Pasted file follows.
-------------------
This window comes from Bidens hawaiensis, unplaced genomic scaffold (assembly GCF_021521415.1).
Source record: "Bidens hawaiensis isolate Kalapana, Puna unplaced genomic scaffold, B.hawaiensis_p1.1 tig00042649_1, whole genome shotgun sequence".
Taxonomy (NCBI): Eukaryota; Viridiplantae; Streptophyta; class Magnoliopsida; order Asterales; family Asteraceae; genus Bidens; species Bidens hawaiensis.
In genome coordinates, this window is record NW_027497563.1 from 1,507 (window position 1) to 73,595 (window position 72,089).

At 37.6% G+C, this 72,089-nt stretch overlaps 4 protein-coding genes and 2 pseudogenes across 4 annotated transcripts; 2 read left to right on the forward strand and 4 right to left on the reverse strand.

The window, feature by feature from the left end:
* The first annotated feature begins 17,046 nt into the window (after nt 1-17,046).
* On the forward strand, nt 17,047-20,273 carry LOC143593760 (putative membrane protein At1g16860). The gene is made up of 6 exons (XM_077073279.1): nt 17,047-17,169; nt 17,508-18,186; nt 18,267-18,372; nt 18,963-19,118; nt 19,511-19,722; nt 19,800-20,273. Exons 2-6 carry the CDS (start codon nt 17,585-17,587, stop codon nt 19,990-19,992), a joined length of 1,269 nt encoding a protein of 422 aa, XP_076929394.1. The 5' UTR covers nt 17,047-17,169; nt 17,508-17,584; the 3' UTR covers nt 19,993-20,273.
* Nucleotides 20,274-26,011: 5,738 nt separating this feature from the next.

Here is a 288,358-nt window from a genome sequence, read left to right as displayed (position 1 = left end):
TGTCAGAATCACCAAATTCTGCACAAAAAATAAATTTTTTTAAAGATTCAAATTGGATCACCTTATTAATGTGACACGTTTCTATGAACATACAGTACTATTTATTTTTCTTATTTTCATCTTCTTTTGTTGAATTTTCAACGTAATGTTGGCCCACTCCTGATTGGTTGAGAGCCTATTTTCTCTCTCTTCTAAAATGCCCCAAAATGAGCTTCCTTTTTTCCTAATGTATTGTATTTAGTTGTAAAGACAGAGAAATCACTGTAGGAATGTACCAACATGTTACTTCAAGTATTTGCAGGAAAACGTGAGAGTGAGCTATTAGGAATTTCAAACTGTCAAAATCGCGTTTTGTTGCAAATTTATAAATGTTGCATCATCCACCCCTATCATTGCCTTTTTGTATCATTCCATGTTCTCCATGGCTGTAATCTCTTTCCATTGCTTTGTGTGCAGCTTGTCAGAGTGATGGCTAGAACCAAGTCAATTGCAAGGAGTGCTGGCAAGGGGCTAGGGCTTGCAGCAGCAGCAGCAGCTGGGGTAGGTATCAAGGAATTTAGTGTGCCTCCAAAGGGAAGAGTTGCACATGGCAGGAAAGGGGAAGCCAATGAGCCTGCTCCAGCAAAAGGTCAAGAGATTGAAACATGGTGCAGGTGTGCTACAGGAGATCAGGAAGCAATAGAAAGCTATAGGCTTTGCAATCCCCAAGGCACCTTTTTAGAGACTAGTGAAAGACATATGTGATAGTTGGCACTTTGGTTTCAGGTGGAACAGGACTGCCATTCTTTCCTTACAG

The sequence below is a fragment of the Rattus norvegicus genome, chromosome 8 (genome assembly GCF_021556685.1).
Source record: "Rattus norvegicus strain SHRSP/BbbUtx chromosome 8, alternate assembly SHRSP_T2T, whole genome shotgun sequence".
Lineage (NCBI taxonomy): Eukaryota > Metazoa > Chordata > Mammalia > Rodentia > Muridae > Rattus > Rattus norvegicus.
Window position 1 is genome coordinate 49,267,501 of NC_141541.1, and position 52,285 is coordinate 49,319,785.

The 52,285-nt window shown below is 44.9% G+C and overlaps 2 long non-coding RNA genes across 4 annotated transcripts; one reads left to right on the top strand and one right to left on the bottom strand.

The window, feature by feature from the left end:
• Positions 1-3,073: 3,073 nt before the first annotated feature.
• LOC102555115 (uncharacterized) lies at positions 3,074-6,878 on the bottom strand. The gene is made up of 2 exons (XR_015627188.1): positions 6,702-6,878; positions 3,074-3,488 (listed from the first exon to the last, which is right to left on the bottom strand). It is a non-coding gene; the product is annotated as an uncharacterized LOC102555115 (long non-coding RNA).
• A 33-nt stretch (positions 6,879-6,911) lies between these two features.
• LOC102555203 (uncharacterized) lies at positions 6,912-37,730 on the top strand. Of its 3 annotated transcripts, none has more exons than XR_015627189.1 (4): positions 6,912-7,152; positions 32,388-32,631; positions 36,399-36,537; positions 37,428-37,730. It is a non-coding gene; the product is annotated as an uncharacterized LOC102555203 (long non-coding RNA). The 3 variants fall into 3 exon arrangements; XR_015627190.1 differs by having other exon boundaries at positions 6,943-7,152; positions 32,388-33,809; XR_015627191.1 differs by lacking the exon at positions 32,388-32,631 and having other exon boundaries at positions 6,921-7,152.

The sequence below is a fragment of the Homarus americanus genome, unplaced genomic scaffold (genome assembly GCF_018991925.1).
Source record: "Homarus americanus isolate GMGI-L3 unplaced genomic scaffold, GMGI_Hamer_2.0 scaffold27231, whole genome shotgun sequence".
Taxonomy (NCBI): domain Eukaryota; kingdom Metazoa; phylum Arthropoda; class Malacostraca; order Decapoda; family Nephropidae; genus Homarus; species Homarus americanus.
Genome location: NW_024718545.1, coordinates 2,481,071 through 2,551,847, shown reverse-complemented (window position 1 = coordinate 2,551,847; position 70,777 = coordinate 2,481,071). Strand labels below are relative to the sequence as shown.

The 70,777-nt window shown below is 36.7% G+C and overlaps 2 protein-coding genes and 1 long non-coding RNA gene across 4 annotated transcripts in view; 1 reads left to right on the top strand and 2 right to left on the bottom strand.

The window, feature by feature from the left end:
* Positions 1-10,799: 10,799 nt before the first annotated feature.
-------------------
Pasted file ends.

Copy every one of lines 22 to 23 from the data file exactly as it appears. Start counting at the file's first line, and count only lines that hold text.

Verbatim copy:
The sequence below is a fragment of the Homarus americanus genome, unplaced genomic scaffold (genome assembly GCF_018991925.1).
Source record: "Homarus americanus isolate GMGI-L3 unplaced genomic scaffold, GMGI_Hamer_2.0 scaffold27231, whole genome shotgun sequence".